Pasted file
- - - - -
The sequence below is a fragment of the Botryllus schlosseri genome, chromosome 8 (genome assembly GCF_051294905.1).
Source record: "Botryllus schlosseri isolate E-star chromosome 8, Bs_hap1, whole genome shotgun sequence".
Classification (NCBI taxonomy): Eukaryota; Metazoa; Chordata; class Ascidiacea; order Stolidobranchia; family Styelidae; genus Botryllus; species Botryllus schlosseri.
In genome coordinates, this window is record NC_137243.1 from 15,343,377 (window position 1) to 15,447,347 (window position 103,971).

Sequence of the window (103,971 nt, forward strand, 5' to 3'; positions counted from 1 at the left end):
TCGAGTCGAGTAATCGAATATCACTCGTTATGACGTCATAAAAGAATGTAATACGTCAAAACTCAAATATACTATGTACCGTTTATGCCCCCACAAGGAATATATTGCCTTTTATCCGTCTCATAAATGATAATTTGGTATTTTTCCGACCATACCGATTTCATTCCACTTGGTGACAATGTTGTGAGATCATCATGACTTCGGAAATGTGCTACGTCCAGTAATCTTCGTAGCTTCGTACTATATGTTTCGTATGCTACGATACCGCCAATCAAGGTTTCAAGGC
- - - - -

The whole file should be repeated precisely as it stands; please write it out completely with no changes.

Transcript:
The sequence below is a fragment of the Botryllus schlosseri genome, chromosome 8 (genome assembly GCF_051294905.1).
Source record: "Botryllus schlosseri isolate E-star chromosome 8, Bs_hap1, whole genome shotgun sequence".
Classification (NCBI taxonomy): Eukaryota; Metazoa; Chordata; class Ascidiacea; order Stolidobranchia; family Styelidae; genus Botryllus; species Botryllus schlosseri.
In genome coordinates, this window is record NC_137243.1 from 15,343,377 (window position 1) to 15,447,347 (window position 103,971).

Sequence of the window (103,971 nt, forward strand, 5' to 3'; positions counted from 1 at the left end):
TCGAGTCGAGTAATCGAATATCACTCGTTATGACGTCATAAAAGAATGTAATACGTCAAAACTCAAATATACTATGTACCGTTTATGCCCCCACAAGGAATATATTGCCTTTTATCCGTCTCATAAATGATAATTTGGTATTTTTCCGACCATACCGATTTCATTCCACTTGGTGACAATGTTGTGAGATCATCATGACTTCGGAAATGTGCTACGTCCAGTAATCTTCGTAGCTTCGTACTATATGTTTCGTATGCTACGATACCGCCAATCAAGGTTTCAAGGC